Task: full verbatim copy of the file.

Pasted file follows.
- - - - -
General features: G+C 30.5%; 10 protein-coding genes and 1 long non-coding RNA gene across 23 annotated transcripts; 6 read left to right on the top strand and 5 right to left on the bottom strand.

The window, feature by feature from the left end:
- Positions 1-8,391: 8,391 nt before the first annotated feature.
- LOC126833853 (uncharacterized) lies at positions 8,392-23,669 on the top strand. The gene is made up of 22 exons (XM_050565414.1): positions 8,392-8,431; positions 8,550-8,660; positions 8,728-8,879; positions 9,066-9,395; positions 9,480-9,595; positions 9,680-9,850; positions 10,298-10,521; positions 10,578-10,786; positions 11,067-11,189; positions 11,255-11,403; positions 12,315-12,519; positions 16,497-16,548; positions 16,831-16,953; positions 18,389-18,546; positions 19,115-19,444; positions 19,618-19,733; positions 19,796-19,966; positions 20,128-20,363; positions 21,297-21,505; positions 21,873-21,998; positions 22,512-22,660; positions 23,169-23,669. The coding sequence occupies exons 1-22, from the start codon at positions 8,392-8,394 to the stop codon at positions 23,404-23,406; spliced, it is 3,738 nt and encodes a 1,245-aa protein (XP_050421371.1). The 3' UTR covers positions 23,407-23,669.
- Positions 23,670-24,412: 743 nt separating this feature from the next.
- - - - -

General features: G+C 30.5%; 10 protein-coding genes and 1 long non-coding RNA gene across 23 annotated transcripts; 6 read left to right on the top strand and 5 right to left on the bottom strand.

The window, feature by feature from the left end:
- Positions 1-8,391: 8,391 nt before the first annotated feature.
- LOC126833853 (uncharacterized) lies at positions 8,392-23,669 on the top strand. The gene is made up of 22 exons (XM_050565414.1): positions 8,392-8,431; positions 8,550-8,660; positions 8,728-8,879; positions 9,066-9,395; positions 9,480-9,595; positions 9,680-9,850; positions 10,298-10,521; positions 10,578-10,786; positions 11,067-11,189; positions 11,255-11,403; positions 12,315-12,519; positions 16,497-16,548; positions 16,831-16,953; positions 18,389-18,546; positions 19,115-19,444; positions 19,618-19,733; positions 19,796-19,966; positions 20,128-20,363; positions 21,297-21,505; positions 21,873-21,998; positions 22,512-22,660; positions 23,169-23,669. The coding sequence occupies exons 1-22, from the start codon at positions 8,392-8,394 to the stop codon at positions 23,404-23,406; spliced, it is 3,738 nt and encodes a 1,245-aa protein (XP_050421371.1). The 3' UTR covers positions 23,407-23,669.
- Positions 23,670-24,412: 743 nt separating this feature from the next.